“El Camino: A Breaking Bad Movie”

On September 29, 2013, the final episode of the critically praised, and arguably, one of the best television series of all time, “Breaking Bad,” ended its five season run with the episode “Felina.” In the closing minutes of the series finale, Walter White, a role completely embodied by Golden Globe winner Bryan Cranston (Trumbo), vanquishes a group of criminal, Neo-Nazis. Walter’s actions, not only gets revenge against the criminals, who took the majority of his money, but more importantly, it helps to free his partner, Jesse, portrayed by three time Emmy winner Aaron Paul (Westworld), who was being held prisoner by the Neo-Nazis, and forced to cook meth.

After an opening flashback scene, featuring Jesse, and Mike Ehrmantraut, played by “Breaking Bad,” and “Better Call Saul,” cast member, and six time Emmy nominee Jonathan Banks, “El Camino,” picks up again right where “Breaking Bad” ended. Jesse is seen driving off of the compound, into the dark of night, as he screams in jubilation, that he is free from where he’s been held prisoner. He doesn’t get very far, before he sees a long line of police and law enforcement vehicles headed in his direction. Managing to pull into a driveway, Jesse sits nervously, gun in hand, waiting for what might be his final moments on Earth to take place, but fortunately for him, all of the vehicles speed by him. From that moment forward, he knows, he’s a wanted man. He’s short on time, completely out of money, and needs to make a quick escape from New Mexico before the law catches up with him. The only people he can completely trust are his friends, Skinny Pete (Charles Baker) and Badger (Matt Jones); both characters appeared in multiple episodes during the series run of “Breaking Bad.  Once he arrives at the house the two friends share, he is able to hide the El Camino, get a badly needed night’s sleep, and an equally needed shower, and begin to formulate a plan as to how he’s going to avoid being captured, and imprisoned for the second time.

Time has not been kind to Jesse. Fans of the series will immediately recognize that he’s not the same character he was during the series run, nor could he be, after the hellish ordeal he’s been through. His stay with the Neo-Nazis, and their inhumane treatment of him, where he was caged like an animal, has left Jesse scarred on both his face and back. The harsh life he led while their prisoner, also causes him to have painful flashbacks of the suffering he endured, both physically and psychologically, at the Neo-Nazis’ hands. Revealed to the viewer, via flashback, Todd, played by Emmy nominee Jesse Plemons (Fargo), is the person, from his time with the Neo-Nazis, that haunts Jesse the most. Ironically, it is Todd, who at Jesse’s desperate hour of need, might be the one person who can save Jesse, and give him the means to start a new life someplace else.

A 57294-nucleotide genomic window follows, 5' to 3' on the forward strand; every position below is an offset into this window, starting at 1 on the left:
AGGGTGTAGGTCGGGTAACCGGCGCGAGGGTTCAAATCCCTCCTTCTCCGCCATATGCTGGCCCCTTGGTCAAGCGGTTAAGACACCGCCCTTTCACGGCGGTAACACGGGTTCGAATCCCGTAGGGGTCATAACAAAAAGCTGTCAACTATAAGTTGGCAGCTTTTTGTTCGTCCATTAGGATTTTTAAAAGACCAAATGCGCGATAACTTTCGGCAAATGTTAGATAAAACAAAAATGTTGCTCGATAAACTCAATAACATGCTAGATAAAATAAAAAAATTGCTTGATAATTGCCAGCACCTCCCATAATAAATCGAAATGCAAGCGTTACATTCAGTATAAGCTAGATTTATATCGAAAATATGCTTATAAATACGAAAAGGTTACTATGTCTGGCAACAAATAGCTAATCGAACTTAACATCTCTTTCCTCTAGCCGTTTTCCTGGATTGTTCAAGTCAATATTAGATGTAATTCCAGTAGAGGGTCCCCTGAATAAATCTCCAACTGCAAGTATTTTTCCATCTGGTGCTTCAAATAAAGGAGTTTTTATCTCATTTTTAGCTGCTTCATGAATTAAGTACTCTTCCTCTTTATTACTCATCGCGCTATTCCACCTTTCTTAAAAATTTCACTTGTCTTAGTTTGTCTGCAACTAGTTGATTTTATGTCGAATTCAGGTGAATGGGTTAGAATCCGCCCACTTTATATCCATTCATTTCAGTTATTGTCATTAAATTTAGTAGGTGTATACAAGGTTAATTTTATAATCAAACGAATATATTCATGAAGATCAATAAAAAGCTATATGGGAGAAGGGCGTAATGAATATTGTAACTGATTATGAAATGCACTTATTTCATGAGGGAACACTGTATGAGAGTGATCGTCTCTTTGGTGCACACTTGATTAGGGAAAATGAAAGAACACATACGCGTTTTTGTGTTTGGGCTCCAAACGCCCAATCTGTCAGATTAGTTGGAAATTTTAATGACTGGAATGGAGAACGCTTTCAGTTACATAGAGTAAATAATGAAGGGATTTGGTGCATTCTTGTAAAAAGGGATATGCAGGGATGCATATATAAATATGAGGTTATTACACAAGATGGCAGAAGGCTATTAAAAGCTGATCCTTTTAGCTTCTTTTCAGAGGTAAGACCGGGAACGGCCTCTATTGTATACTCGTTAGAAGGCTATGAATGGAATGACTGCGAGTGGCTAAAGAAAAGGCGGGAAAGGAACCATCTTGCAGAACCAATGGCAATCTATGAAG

While Jesse might have changed, the tone, look and sound of the series carries over into the movie thanks to the excellent cinematography work of Marshall Adams (Better Call Saul), and composer Dave Porter (The Blacklist). For example, one scene of interest, is when Jesse is tearing apart an apartment. The camera is facing down over the entire width of the apartment, and there appears to be multiple images of Jesse moving throughout the apartment at a brisk pace, while searching through each of the rooms. Additionally, and perhaps, most importantly to maintain continuity from the series, “Breaking Bad” creator, three time Emmy nominee Vince Gilligan (The X-Files) wrote and directed the movie which premiered on October 11, 2019 on Netflix streaming services. Furthermore, fans of the series will also recognize the time lapse photography to show the change of day into night, that was utilized throughout the series.

By his own admission, Vince Gilligan stated that: had “Better Call Saul” not been successful, the sequel movie, revealing what happened to Jesse, most likely, would not have been made. I don’t want to say too much more, because I don’t want to spoil it for those of you, who have yet to be able to watch the movie. Sadly, this was one of Oscar nominee Robert Foster’s (Jackie Brown) final films. He returns as Ed Galbraith, who is the owner of a vacuum repair and sales store, among some other things.

Will Jesse make it out alive? What does he need to do to ensure his escape? Where will he go if he can start over? All of the questions and more will be answered by the film’s conclusion. According to Aaron Paul, there are no planned sequels to the movie, so, Jesse’s story, by movie’s end, will be concluded.


About robbinsrealm

I was born in Smithtown, New York, and grew up, worked, and lived in various areas of Long Island before moving to Boca Raton, Florida where I now make my home. In addition to being an aspiring writer, I am also an English teacher. I have a Bachelor of Arts in English and a Master’s Degree in Education, both from Adelphi University in Garden City, New York. In my spare time you will find me engrossed in books, watching movies, socializing with friends, or just staying active.
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4 Responses to “El Camino: A Breaking Bad Movie”

  1. mogul51 says:

    The El Camino vehical was not only Jesse’s means of escape, but is the spanish term for the real road north, and a parallel to Jesse’s salvation.

  2. I must be one of the (very) few to never have seen Breaking Bad but it’s always something I’ve intended to get around to eventually, wonderful review!

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